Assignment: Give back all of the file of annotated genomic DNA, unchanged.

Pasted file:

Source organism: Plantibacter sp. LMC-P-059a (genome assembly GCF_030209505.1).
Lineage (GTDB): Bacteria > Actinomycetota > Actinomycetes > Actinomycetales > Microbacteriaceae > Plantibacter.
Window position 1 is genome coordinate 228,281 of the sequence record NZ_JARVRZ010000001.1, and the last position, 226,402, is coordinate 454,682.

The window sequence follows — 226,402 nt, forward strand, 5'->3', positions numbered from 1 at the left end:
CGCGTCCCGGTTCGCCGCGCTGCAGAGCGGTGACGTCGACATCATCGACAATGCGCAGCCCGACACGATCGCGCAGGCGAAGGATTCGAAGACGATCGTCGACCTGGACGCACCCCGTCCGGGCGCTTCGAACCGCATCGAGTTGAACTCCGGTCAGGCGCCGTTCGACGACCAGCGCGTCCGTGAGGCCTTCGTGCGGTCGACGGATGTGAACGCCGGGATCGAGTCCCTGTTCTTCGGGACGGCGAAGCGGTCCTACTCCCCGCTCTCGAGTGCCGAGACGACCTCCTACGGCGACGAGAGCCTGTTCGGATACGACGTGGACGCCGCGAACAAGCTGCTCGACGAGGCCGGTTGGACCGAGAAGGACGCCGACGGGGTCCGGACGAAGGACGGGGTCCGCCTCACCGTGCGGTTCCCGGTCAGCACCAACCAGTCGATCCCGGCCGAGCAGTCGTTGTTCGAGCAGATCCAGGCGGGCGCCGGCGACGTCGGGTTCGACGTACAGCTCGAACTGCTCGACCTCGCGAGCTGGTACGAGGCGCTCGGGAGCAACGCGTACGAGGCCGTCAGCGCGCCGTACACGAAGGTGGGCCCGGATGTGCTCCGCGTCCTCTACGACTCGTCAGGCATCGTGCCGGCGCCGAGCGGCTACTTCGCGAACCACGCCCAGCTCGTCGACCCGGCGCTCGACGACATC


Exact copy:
Source organism: Plantibacter sp. LMC-P-059a (genome assembly GCF_030209505.1).
Lineage (GTDB): Bacteria > Actinomycetota > Actinomycetes > Actinomycetales > Microbacteriaceae > Plantibacter.
Window position 1 is genome coordinate 228,281 of the sequence record NZ_JARVRZ010000001.1, and the last position, 226,402, is coordinate 454,682.

The window sequence follows — 226,402 nt, forward strand, 5'->3', positions numbered from 1 at the left end:
CGCGTCCCGGTTCGCCGCGCTGCAGAGCGGTGACGTCGACATCATCGACAATGCGCAGCCCGACACGATCGCGCAGGCGAAGGATTCGAAGACGATCGTCGACCTGGACGCACCCCGTCCGGGCGCTTCGAACCGCATCGAGTTGAACTCCGGTCAGGCGCCGTTCGACGACCAGCGCGTCCGTGAGGCCTTCGTGCGGTCGACGGATGTGAACGCCGGGATCGAGTCCCTGTTCTTCGGGACGGCGAAGCGGTCCTACTCCCCGCTCTCGAGTGCCGAGACGACCTCCTACGGCGACGAGAGCCTGTTCGGATACGACGTGGACGCCGCGAACAAGCTGCTCGACGAGGCCGGTTGGACCGAGAAGGACGCCGACGGGGTCCGGACGAAGGACGGGGTCCGCCTCACCGTGCGGTTCCCGGTCAGCACCAACCAGTCGATCCCGGCCGAGCAGTCGTTGTTCGAGCAGATCCAGGCGGGCGCCGGCGACGTCGGGTTCGACGTACAGCTCGAACTGCTCGACCTCGCGAGCTGGTACGAGGCGCTCGGGAGCAACGCGTACGAGGCCGTCAGCGCGCCGTACACGAAGGTGGGCCCGGATGTGCTCCGCGTCCTCTACGACTCGTCAGGCATCGTGCCGGCGCCGAGCGGCTACTTCGCGAACCACGCCCAGCTCGTCGACCCGGCGCTCGACGACATC